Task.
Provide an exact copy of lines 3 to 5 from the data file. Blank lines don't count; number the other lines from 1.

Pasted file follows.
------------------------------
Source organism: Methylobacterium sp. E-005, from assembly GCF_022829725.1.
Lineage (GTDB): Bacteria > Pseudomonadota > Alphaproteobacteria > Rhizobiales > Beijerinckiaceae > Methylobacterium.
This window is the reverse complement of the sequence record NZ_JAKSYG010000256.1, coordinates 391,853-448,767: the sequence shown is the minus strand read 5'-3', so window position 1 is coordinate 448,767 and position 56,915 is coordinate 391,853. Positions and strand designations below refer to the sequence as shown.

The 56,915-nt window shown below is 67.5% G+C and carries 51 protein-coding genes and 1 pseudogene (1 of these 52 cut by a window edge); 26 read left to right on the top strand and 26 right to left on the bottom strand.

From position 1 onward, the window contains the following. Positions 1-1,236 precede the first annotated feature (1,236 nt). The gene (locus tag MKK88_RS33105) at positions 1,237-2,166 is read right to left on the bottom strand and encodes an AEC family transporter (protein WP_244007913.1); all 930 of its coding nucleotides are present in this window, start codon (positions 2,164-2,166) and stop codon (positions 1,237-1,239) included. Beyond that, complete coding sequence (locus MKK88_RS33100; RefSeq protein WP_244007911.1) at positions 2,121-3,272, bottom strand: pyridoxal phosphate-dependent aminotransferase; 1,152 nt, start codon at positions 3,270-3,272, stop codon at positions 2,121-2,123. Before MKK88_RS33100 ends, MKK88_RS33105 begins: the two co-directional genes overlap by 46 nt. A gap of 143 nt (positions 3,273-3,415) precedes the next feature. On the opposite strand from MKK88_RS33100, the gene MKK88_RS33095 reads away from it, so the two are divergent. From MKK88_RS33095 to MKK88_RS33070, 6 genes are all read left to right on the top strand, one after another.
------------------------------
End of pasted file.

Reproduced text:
This window is the reverse complement of the sequence record NZ_JAKSYG010000256.1, coordinates 391,853-448,767: the sequence shown is the minus strand read 5'-3', so window position 1 is coordinate 448,767 and position 56,915 is coordinate 391,853. Positions and strand designations below refer to the sequence as shown.

The 56,915-nt window shown below is 67.5% G+C and carries 51 protein-coding genes and 1 pseudogene (1 of these 52 cut by a window edge); 26 read left to right on the top strand and 26 right to left on the bottom strand.

From position 1 onward, the window contains the following. Positions 1-1,236 precede the first annotated feature (1,236 nt). The gene (locus tag MKK88_RS33105) at positions 1,237-2,166 is read right to left on the bottom strand and encodes an AEC family transporter (protein WP_244007913.1); all 930 of its coding nucleotides are present in this window, start codon (positions 2,164-2,166) and stop codon (positions 1,237-1,239) included. Beyond that, complete coding sequence (locus MKK88_RS33100; RefSeq protein WP_244007911.1) at positions 2,121-3,272, bottom strand: pyridoxal phosphate-dependent aminotransferase; 1,152 nt, start codon at positions 3,270-3,272, stop codon at positions 2,121-2,123. Before MKK88_RS33100 ends, MKK88_RS33105 begins: the two co-directional genes overlap by 46 nt. A gap of 143 nt (positions 3,273-3,415) precedes the next feature. On the opposite strand from MKK88_RS33100, the gene MKK88_RS33095 reads away from it, so the two are divergent. From MKK88_RS33095 to MKK88_RS33070, 6 genes are all read left to right on the top strand, one after another.